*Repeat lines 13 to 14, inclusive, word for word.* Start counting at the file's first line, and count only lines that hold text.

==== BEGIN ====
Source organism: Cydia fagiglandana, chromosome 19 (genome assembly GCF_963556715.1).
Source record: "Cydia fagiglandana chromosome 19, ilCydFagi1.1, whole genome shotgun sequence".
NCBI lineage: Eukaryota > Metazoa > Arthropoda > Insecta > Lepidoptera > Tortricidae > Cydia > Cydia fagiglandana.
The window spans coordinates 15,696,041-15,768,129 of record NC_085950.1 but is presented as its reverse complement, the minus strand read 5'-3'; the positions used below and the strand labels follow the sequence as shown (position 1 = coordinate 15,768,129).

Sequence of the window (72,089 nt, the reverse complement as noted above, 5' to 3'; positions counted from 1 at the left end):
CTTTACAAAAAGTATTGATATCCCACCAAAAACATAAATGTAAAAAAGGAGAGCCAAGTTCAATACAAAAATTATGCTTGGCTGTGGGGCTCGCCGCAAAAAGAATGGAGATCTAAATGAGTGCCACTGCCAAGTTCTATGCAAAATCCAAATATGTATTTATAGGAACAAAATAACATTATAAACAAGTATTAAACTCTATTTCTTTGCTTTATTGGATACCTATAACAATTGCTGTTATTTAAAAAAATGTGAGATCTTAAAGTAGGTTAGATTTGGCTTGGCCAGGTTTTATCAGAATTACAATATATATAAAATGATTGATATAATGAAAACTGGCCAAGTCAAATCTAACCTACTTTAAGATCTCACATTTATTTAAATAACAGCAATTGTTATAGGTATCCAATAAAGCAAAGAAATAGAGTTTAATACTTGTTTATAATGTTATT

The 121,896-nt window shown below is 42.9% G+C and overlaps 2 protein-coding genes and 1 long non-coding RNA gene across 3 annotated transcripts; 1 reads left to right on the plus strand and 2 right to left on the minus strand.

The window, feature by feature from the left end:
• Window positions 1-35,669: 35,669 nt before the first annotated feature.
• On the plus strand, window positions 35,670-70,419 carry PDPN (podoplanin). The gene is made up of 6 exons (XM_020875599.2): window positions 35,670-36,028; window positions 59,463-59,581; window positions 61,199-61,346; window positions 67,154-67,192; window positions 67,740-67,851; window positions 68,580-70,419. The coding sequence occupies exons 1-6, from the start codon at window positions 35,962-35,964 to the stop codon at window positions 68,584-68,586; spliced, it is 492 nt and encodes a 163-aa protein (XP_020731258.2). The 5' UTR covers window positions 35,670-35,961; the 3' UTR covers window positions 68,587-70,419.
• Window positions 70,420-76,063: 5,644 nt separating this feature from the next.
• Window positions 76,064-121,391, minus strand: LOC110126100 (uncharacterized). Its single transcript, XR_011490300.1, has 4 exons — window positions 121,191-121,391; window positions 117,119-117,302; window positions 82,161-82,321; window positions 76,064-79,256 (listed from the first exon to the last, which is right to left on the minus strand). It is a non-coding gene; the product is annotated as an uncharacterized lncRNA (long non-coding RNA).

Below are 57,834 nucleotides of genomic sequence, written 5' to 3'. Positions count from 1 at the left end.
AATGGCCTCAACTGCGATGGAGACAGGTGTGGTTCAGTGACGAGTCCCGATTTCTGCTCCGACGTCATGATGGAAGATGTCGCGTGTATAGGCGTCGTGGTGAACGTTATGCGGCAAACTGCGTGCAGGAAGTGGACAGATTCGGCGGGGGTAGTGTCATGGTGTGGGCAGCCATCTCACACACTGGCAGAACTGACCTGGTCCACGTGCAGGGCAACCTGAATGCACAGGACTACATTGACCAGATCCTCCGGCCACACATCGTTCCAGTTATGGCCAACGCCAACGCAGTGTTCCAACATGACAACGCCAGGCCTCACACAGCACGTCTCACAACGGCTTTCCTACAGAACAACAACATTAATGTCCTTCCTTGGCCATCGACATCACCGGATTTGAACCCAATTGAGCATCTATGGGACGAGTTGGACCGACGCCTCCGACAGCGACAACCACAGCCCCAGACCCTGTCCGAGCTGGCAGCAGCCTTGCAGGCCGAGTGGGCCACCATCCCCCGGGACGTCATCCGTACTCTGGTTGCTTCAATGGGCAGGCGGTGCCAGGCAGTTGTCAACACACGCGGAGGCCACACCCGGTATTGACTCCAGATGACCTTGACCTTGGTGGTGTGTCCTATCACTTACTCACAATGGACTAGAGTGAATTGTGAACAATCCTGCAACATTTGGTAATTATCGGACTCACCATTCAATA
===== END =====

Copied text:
Below are 57,834 nucleotides of genomic sequence, written 5' to 3'. Positions count from 1 at the left end.
AATGGCCTCAACTGCGATGGAGACAGGTGTGGTTCAGTGACGAGTCCCGATTTCTGCTCCGACGTCATGATGGAAGATGTCGCGTGTATAGGCGTCGTGGTGAACGTTATGCGGCAAACTGCGTGCAGGAAGTGGACAGATTCGGCGGGGGTAGTGTCATGGTGTGGGCAGCCATCTCACACACTGGCAGAACTGACCTGGTCCACGTGCAGGGCAACCTGAATGCACAGGACTACATTGACCAGATCCTCCGGCCACACATCGTTCCAGTTATGGCCAACGCCAACGCAGTGTTCCAACATGACAACGCCAGGCCTCACACAGCACGTCTCACAACGGCTTTCCTACAGAACAACAACATTAATGTCCTTCCTTGGCCATCGACATCACCGGATTTGAACCCAATTGAGCATCTATGGGACGAGTTGGACCGACGCCTCCGACAGCGACAACCACAGCCCCAGACCCTGTCCGAGCTGGCAGCAGCCTTGCAGGCCGAGTGGGCCACCATCCCCCGGGACGTCATCCGTACTCTGGTTGCTTCAATGGGCAGGCGGTGCCAGGCAGTTGTCAACACACGCGGAGGCCACACCCGGTATTGACTCCAGATGACCTTGACCTTGGTGGTGTGTCCTATCACTTACTCACAATGGACTAGAGTGAATTGTGAACAATCCTGCAACATTTGGTAATTATCGGACTCACCATTCAATA